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Entries in human analysis (11)


The Value of the Measurement Enforcer

By John Scappini, Media Analyst

Hockey is a game deep-rooted in tradition and as such, “advanced” statistics are still a ways away from reaching a tipping point with fans. There was no Moneyball moment for hockey, just a slow and steady drumbeat by passionate fans who espoused foreign-sounding things like Corsi and Fenwick over the traditional attributes like grit, toughness, and heart. The prime target, for lack of a better term, this season of the advanced hockey stats crowd are the Toronto Maple Leafs, who have stacked their team with traditional, old-school -type players, who are just as likely to drop the mitts and get into a fight as they are to score a goal. As you might imagine, the advanced statistics folks weren’t too high on them at the beginning of the season, predicting a rather dire year for the Maple Leafs.

By the Connecticut State Library via Flickr

And yet here we are, with a quarter of the season played, and the Leafs are in third place in their conference, with the sixth-most wins in the league, and 23 total points. That’s better than the Pittsburgh Penguins and level with both the Boston Bruins and the Los Angeles Kings—advanced stats darlings. So, what gives?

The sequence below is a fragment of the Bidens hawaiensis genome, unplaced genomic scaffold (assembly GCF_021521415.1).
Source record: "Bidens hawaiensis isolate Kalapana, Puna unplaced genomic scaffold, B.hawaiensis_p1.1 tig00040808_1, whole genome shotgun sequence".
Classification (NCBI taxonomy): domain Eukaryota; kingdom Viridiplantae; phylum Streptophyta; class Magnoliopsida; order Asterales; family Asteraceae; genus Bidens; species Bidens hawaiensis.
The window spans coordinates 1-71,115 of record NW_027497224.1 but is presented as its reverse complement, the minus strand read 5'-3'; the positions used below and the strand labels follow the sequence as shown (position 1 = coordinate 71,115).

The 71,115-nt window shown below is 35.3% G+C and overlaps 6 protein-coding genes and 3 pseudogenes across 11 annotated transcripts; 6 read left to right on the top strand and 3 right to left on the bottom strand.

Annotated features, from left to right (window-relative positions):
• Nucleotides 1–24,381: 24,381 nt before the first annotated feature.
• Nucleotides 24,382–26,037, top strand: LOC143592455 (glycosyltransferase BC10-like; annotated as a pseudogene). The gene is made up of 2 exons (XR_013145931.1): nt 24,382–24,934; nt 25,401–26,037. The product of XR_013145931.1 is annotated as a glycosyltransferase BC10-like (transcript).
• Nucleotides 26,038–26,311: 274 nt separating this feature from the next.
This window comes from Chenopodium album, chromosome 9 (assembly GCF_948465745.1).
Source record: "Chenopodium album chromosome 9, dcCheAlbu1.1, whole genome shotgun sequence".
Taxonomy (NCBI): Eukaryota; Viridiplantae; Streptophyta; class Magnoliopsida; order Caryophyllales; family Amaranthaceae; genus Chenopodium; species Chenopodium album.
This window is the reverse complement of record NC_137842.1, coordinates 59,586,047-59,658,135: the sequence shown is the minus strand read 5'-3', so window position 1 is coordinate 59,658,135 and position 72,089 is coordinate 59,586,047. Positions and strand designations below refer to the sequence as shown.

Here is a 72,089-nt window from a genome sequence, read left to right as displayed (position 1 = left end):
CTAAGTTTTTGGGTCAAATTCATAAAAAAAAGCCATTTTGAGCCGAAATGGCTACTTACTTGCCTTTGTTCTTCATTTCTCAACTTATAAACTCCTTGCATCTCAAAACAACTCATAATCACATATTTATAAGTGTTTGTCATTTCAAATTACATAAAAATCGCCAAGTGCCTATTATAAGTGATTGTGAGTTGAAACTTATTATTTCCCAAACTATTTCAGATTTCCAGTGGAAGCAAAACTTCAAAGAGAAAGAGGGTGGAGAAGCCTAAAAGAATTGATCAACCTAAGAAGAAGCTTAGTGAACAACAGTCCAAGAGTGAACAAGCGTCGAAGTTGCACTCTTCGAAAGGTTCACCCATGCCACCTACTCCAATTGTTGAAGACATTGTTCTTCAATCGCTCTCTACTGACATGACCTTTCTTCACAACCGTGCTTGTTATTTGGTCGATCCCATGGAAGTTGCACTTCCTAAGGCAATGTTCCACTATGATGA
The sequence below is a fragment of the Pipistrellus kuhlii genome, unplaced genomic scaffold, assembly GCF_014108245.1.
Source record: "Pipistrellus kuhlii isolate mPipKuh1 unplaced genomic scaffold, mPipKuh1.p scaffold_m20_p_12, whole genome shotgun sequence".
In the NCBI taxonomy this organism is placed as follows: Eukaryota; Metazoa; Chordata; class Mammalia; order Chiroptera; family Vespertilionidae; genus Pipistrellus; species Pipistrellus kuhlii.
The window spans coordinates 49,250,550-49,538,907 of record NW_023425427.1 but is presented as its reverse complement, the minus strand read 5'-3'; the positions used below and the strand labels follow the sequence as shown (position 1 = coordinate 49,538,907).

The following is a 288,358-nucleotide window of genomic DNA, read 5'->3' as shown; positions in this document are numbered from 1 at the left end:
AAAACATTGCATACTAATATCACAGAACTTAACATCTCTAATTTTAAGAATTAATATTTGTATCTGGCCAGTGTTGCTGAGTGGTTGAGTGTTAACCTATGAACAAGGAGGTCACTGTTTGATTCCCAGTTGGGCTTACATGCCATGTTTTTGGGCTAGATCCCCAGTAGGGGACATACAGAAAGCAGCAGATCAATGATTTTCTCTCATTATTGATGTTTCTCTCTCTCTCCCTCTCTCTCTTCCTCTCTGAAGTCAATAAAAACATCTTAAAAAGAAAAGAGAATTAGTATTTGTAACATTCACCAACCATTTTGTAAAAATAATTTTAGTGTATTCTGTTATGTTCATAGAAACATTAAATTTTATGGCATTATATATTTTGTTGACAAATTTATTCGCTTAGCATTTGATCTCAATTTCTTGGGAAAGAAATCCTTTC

In reading the debate over the Maple Leafs, I couldn’t help but think of media measurement done through automated, computerized aggregates. Sure, you can collect the data—the wins, the losses, the hits, the saves—but without someone there to explain the story or the narrative to you, you’re getting an incomplete picture. A deeper look at the Maple Leafs reveals that they have atrocious puck possession numbers, their shooting percentage is down from last year, and their lofty early-season penalty killing statistics are already regressing toward league averages. In other words, they have been incredibly lucky so far this year and that luck is due to run out soon!

Recently, a CARMA client experienced a huge surge in social media coverage that barely moved the needle in terms of favorability. The incomplete, automated/aggregated picture would tell the client that they generated a volume surge with not much change in favorability: there was a lot of moderately favorable coverage this month. So, what gives? A deeper look showed the client that, in fact, the coverage was as favorable as it could be—the surge resulted from a large number of retweets on the client’s participation in a charity event!—and that the moderately favorable coverage had been constricted simply by the 140-character limit of Twitter.

Of course, the bottom line is important. You have to win enough games to make the playoffs, no matter how you win them. But in our measurement world, you also have to dig deeper than just the standings or a box score and provide clients with data-driven insights beyond just wins and losses. It’s those details that matter too.